As the first public forum to discuss the future of Union R-XI facilities nears, some in the district have their minds on possible solutions to overcrowding issues.
The forum will be held in Central Elementary’s cafeteria Tuesday, Aug. 29, where Superintendent Steve Weinhold hopes to hear what the community thinks might be the best solution to overcrowding.
“Right now we have invitations out for people that we’ve invited by recommendation from board members and administrators,” Weinhold said. “We’re looking district wide. We want to get people’s ideas and thoughts.”
Weinhold said before moving forward with any solutions to the district’s overcrowding problems, the school board and his administrative team needs input from the community.
As the school year starts and enrollment fluctuates, administrators around the district are starting to see first hand where there may be future issues in their buildings.
At Beaufort Elementary, Principal Kendra Fennessey worries another bubble, like the last-minute addition of several first-graders this year, may prove too much for the building.
She said she hopes the district can be proactive about the facilities issues brought on by student “bubbles” and avoid reactive solutions in the long run.
She said the sudden and unpredictable influx of students often are manageable, but the recent need for another first grade class has filled up Beaufort’s last classroom.
“The inn is full,” Fennessey said. “We definitely have a need. We don’t want to be reactive down the road, we want to be on the proactive side. There are a million options and it will be interesting to see what the community wants.”
Beaufort currently serves 392 students, slightly less than last year’s headcount. But the bubbles Fennessey describes often appear in the lower grades, and can make a manageable class become too much for one teacher when a sudden influx of students appears, like at Beaufort.
“This year was great because we had a room. But we don’t want to get to the position where we have another bubble and we don’t have a place to go,” Fennessey said. “Each year enrollment changes a little bit, it shifts.”
The meeting will give residents in the school district a chance to discuss possible expansions to the district’s facilities with administrators and board members at a public forum.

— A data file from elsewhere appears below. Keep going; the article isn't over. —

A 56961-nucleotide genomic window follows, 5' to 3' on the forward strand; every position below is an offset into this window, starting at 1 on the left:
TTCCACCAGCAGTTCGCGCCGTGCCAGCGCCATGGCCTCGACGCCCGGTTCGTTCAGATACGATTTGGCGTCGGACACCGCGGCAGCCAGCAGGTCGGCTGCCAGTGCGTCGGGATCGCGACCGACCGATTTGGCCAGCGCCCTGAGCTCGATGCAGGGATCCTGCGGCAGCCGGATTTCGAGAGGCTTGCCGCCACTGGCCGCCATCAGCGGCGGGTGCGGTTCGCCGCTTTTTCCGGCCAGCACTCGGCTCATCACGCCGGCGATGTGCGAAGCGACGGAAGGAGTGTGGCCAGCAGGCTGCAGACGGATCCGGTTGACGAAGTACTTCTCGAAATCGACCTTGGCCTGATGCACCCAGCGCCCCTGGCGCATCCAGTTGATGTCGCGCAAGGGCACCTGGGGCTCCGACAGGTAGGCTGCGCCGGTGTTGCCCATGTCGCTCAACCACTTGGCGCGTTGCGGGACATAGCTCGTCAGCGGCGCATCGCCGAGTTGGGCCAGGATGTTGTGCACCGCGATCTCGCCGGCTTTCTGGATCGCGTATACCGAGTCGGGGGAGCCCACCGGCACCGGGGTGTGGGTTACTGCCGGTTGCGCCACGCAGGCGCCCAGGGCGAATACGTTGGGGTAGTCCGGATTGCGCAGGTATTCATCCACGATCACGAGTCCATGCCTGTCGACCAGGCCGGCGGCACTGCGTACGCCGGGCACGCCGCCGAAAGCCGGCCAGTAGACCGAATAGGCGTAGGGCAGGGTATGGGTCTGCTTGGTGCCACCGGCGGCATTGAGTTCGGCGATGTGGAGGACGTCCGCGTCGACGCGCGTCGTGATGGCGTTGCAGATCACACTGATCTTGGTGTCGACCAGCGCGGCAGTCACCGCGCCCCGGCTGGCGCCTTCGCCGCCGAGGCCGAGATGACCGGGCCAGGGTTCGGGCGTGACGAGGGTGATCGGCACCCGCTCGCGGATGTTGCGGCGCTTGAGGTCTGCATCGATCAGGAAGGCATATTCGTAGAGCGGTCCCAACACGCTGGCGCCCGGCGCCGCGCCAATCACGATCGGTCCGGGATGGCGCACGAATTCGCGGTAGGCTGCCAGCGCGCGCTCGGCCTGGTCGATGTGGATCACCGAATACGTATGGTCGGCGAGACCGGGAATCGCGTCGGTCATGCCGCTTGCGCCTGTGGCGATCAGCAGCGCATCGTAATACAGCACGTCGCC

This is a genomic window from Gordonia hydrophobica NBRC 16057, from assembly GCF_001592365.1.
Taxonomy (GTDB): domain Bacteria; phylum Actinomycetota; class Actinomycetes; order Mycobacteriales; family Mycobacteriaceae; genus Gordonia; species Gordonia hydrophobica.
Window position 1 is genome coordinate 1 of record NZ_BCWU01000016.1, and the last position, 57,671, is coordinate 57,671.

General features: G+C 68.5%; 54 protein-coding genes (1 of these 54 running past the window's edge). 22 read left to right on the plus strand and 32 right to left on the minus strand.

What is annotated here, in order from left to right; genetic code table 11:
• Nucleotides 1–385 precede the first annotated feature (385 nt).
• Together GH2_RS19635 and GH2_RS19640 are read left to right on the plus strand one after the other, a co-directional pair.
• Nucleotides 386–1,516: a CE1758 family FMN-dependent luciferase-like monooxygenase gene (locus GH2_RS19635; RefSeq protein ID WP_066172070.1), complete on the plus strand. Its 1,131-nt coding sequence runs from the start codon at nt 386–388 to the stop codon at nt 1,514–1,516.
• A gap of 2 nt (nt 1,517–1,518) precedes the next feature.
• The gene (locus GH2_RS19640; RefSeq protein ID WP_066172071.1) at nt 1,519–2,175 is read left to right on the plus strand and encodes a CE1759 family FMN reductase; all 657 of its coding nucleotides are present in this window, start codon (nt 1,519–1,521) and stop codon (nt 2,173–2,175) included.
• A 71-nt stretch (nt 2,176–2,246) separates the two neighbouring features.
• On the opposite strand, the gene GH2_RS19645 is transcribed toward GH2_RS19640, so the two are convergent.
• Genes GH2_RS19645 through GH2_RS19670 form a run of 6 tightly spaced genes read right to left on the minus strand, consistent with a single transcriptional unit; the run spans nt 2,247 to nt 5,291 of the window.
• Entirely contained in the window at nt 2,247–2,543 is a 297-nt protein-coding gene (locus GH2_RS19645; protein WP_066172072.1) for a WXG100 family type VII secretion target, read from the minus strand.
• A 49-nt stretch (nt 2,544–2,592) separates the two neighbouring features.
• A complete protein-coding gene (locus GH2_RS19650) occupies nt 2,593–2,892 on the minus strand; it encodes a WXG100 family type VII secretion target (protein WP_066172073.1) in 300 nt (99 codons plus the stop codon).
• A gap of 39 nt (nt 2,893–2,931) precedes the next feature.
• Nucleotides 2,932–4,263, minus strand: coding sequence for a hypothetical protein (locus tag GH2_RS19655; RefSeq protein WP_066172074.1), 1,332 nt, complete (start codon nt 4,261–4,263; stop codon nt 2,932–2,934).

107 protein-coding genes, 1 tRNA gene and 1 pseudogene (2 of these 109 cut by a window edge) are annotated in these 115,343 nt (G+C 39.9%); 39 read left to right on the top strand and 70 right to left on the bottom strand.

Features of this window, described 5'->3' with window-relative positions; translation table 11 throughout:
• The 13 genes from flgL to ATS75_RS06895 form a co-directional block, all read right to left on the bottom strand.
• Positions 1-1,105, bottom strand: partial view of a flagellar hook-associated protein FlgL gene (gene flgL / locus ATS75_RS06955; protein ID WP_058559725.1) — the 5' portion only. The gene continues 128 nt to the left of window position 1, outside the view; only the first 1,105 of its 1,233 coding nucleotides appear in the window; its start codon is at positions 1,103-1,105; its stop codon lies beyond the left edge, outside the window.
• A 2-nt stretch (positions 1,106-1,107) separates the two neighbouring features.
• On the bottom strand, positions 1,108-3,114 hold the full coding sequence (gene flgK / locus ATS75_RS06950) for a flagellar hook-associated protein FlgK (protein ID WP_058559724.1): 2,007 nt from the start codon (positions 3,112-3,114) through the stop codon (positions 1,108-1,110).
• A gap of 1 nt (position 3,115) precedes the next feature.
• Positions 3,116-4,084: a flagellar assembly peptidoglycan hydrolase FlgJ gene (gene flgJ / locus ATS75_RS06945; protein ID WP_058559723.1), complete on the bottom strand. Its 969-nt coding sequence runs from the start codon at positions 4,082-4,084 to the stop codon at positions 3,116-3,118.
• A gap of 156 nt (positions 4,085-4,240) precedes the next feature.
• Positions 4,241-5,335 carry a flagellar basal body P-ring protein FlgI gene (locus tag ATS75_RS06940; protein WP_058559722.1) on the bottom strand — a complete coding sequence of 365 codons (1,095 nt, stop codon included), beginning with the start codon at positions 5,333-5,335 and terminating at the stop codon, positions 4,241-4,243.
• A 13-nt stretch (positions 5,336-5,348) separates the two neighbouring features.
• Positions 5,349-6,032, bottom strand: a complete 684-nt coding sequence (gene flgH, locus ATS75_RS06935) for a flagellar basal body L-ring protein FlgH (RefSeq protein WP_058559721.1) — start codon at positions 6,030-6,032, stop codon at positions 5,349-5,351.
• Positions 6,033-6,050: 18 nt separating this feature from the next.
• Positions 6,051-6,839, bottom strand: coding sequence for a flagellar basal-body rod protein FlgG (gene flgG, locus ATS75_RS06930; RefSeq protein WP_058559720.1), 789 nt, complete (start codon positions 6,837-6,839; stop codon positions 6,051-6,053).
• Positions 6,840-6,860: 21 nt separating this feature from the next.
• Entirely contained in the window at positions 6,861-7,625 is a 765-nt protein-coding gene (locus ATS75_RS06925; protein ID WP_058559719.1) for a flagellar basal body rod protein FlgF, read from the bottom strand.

The discussion comes after years of debate on how to best permanently address overcrowding at Central Elementary, where kindergarten students currently are taught in modular units outside of the school building. The issue, though, is expanding to schools like Clark-Vitt and Beaufort Elementary.
In 2015, the school board agreed to a short-term solution by leasing two modular classrooms currently placed adjacent to Central Elementary.
This gave some immediate relief to the overcrowding that was causing teachers to teach class in whatever free space was available at the school, including hallways. The district has a large population bubble that started as early as 2014.
At the same time the board also approved a three-phase plan that aimed to address the overcrowding in the long term.
At a facilities meeting in June, board members and administrators discussed several different facility options for the district that could lessen the impact or lighten student population bubbles in the district.
The options include building a new elementary school on the east side of town, building a storage warehouse (freeing up space in school buildings), reorganizing grades, building an early education building and possibly expanding Union Middle School.
At a meeting in May, Weinhold discussed the current budget, boundary lines, bus routes and provided renderings of what some of those options would look like. He said the district is considering a $12 million no-tax increase bond issue in 2018 and/or a $15 million in 2019, a decision that should be made before the end of the calendar year.
Most recently, the school board voted to approve prepaying $1,200,000 of its March 1, 2020 and 300,000 Series 2012 bonds. Weinhold said this helps the district prepare for the future and the possibility of putting forth another bond measure.
“This is money we are prepaying to prepare for the future,” Weinhold said.